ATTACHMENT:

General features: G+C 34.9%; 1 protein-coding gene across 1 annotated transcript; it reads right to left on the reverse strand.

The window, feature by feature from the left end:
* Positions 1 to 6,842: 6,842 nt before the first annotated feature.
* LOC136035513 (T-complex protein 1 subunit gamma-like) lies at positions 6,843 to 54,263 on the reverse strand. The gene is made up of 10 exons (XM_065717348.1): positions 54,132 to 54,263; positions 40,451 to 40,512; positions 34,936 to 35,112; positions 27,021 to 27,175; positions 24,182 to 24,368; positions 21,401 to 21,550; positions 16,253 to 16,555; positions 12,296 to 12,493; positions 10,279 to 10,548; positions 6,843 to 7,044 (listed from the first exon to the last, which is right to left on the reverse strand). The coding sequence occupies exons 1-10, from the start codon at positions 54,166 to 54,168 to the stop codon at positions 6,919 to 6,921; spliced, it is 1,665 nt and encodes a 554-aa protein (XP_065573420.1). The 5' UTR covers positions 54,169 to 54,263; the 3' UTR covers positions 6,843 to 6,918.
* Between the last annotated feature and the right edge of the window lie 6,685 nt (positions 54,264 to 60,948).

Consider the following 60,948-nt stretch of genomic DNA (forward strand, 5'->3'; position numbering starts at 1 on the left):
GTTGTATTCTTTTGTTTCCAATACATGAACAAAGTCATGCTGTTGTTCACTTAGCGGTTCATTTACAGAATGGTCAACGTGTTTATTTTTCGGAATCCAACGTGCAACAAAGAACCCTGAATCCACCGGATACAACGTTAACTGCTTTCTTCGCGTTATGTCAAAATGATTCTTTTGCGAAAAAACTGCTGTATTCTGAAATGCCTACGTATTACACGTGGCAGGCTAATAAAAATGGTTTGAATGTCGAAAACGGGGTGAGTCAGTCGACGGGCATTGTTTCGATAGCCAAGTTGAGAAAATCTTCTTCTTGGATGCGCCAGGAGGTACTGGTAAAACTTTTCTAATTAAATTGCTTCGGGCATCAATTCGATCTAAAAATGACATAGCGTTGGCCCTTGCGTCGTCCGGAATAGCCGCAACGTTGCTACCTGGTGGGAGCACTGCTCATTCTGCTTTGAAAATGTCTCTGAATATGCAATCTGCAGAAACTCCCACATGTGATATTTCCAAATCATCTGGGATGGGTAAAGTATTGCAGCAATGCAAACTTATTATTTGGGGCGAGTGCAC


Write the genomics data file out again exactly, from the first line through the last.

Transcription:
General features: G+C 34.9%; 1 protein-coding gene across 1 annotated transcript; it reads right to left on the reverse strand.

The window, feature by feature from the left end:
* Positions 1 to 6,842: 6,842 nt before the first annotated feature.
* LOC136035513 (T-complex protein 1 subunit gamma-like) lies at positions 6,843 to 54,263 on the reverse strand. The gene is made up of 10 exons (XM_065717348.1): positions 54,132 to 54,263; positions 40,451 to 40,512; positions 34,936 to 35,112; positions 27,021 to 27,175; positions 24,182 to 24,368; positions 21,401 to 21,550; positions 16,253 to 16,555; positions 12,296 to 12,493; positions 10,279 to 10,548; positions 6,843 to 7,044 (listed from the first exon to the last, which is right to left on the reverse strand). The coding sequence occupies exons 1-10, from the start codon at positions 54,166 to 54,168 to the stop codon at positions 6,919 to 6,921; spliced, it is 1,665 nt and encodes a 554-aa protein (XP_065573420.1). The 5' UTR covers positions 54,169 to 54,263; the 3' UTR covers positions 6,843 to 6,918.
* Between the last annotated feature and the right edge of the window lie 6,685 nt (positions 54,264 to 60,948).

Consider the following 60,948-nt stretch of genomic DNA (forward strand, 5'->3'; position numbering starts at 1 on the left):
GTTGTATTCTTTTGTTTCCAATACATGAACAAAGTCATGCTGTTGTTCACTTAGCGGTTCATTTACAGAATGGTCAACGTGTTTATTTTTCGGAATCCAACGTGCAACAAAGAACCCTGAATCCACCGGATACAACGTTAACTGCTTTCTTCGCGTTATGTCAAAATGATTCTTTTGCGAAAAAACTGCTGTATTCTGAAATGCCTACGTATTACACGTGGCAGGCTAATAAAAATGGTTTGAATGTCGAAAACGGGGTGAGTCAGTCGACGGGCATTGTTTCGATAGCCAAGTTGAGAAAATCTTCTTCTTGGATGCGCCAGGAGGTACTGGTAAAACTTTTCTAATTAAATTGCTTCGGGCATCAATTCGATCTAAAAATGACATAGCGTTGGCCCTTGCGTCGTCCGGAATAGCCGCAACGTTGCTACCTGGTGGGAGCACTGCTCATTCTGCTTTGAAAATGTCTCTGAATATGCAATCTGCAGAAACTCCCACATGTGATATTTCCAAATCATCTGGGATGGGTAAAGTATTGCAGCAATGCAAACTTATTATTTGGGGCGAGTGCAC